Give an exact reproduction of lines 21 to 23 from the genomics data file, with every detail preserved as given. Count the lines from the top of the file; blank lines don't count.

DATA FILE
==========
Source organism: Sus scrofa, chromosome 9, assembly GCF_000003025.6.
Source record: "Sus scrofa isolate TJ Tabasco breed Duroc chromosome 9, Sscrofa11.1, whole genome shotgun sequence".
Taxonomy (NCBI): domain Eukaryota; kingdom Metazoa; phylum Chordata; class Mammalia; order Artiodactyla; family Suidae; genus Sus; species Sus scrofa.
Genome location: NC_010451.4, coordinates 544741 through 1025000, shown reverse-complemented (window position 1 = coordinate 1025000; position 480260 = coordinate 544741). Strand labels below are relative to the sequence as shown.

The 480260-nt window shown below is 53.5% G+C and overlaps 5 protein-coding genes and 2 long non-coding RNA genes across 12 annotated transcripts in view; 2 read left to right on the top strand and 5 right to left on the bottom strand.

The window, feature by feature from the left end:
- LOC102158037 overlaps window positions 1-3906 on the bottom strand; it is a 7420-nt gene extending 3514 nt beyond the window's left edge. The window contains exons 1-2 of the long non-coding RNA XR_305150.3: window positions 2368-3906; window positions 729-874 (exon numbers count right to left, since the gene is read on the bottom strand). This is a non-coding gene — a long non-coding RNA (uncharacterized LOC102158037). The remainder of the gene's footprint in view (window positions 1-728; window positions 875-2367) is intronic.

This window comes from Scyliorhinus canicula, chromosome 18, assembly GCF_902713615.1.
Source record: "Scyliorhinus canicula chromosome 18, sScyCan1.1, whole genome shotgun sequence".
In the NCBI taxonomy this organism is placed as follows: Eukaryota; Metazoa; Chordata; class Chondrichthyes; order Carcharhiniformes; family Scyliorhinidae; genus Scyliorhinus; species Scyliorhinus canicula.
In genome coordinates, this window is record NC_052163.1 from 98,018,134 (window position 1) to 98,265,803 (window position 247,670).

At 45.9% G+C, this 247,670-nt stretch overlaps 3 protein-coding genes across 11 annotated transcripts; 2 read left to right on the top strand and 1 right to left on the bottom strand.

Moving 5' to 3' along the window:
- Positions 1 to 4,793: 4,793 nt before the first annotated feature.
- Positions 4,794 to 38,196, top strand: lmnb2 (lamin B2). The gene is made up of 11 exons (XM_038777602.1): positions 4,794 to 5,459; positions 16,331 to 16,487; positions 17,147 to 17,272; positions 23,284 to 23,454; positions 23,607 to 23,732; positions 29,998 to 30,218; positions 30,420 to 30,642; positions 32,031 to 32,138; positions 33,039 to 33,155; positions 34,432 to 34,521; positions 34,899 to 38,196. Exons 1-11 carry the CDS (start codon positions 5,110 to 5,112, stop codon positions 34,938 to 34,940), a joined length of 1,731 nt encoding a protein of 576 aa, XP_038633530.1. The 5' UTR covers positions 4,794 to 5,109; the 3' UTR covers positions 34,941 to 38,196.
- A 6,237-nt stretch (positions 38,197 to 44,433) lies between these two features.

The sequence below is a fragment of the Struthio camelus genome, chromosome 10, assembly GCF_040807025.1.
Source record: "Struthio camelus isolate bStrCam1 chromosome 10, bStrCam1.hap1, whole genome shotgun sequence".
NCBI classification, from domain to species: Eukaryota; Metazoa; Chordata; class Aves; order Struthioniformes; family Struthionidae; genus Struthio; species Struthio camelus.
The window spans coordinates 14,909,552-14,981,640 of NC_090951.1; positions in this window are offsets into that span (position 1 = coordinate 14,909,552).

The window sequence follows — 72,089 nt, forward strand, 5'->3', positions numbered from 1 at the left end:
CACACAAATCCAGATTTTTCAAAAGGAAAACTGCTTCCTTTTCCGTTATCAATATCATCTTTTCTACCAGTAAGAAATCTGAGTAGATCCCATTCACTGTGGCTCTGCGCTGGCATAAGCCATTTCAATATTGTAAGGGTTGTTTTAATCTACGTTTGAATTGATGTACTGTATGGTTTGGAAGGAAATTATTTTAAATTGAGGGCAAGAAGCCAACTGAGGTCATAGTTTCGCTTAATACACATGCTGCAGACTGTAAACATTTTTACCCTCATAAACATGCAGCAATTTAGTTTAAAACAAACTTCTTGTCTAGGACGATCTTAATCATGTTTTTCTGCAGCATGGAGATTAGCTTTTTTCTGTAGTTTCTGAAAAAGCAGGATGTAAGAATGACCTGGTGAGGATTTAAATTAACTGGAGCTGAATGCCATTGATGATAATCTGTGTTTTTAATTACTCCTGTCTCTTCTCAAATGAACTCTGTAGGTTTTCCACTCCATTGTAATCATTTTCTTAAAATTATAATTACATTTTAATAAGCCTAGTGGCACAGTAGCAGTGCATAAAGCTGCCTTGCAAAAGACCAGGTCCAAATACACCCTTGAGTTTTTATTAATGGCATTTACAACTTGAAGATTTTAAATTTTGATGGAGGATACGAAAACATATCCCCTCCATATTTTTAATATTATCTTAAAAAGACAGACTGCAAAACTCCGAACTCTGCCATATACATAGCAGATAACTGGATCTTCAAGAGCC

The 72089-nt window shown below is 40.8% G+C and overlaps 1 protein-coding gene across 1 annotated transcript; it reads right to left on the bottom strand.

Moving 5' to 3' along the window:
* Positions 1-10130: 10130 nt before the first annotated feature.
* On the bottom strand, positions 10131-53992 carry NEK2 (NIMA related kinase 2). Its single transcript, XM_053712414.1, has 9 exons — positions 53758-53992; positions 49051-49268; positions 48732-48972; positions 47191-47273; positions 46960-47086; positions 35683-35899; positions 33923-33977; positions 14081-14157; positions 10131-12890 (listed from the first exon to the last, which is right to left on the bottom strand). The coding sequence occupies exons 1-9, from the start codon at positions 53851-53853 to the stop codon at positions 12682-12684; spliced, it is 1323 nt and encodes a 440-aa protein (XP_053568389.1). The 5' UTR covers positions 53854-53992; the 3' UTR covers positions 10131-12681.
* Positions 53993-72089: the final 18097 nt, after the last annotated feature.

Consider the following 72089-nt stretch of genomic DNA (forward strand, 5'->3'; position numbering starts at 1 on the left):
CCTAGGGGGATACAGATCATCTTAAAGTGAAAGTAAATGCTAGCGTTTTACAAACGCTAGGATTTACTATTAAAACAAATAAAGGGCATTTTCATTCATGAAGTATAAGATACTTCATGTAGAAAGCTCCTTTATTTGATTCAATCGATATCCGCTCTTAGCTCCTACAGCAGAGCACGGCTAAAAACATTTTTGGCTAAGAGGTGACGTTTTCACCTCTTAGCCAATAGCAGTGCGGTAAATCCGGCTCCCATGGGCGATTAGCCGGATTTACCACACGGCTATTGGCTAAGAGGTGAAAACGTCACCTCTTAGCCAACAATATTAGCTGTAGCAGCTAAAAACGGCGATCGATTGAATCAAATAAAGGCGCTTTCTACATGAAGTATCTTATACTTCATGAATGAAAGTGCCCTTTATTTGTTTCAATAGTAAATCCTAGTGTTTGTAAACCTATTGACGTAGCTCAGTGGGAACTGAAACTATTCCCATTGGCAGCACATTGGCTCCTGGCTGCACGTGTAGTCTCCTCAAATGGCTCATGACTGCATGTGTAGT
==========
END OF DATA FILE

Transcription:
The window sequence follows — 72,089 nt, forward strand, 5'->3', positions numbered from 1 at the left end:
CACACAAATCCAGATTTTTCAAAAGGAAAACTGCTTCCTTTTCCGTTATCAATATCATCTTTTCTACCAGTAAGAAATCTGAGTAGATCCCATTCACTGTGGCTCTGCGCTGGCATAAGCCATTTCAATATTGTAAGGGTTGTTTTAATCTACGTTTGAATTGATGTACTGTATGGTTTGGAAGGAAATTATTTTAAATTGAGGGCAAGAAGCCAACTGAGGTCATAGTTTCGCTTAATACACATGCTGCAGACTGTAAACATTTTTACCCTCATAAACATGCAGCAATTTAGTTTAAAACAAACTTCTTGTCTAGGACGATCTTAATCATGTTTTTCTGCAGCATGGAGATTAGCTTTTTTCTGTAGTTTCTGAAAAAGCAGGATGTAAGAATGACCTGGTGAGGATTTAAATTAACTGGAGCTGAATGCCATTGATGATAATCTGTGTTTTTAATTACTCCTGTCTCTTCTCAAATGAACTCTGTAGGTTTTCCACTCCATTGTAATCATTTTCTTAAAATTATAATTACATTTTAATAAGCCTAGTGGCACAGTAGCAGTGCATAAAGCTGCCTTGCAAAAGACCAGGTCCAAATACACCCTTGAGTTTTTATTAATGGCATTTACAACTTGAAGATTTTAAATTTTGATGGAGGATACGAAAACATATCCCCTCCATATTTTTAATATTATCTTAAAAAGACAGACTGCAAAACTCCGAACTCTGCCATATACATAGCAGATAACTGGATCTTCAAGAGCC

The 72089-nt window shown below is 40.8% G+C and overlaps 1 protein-coding gene across 1 annotated transcript; it reads right to left on the bottom strand.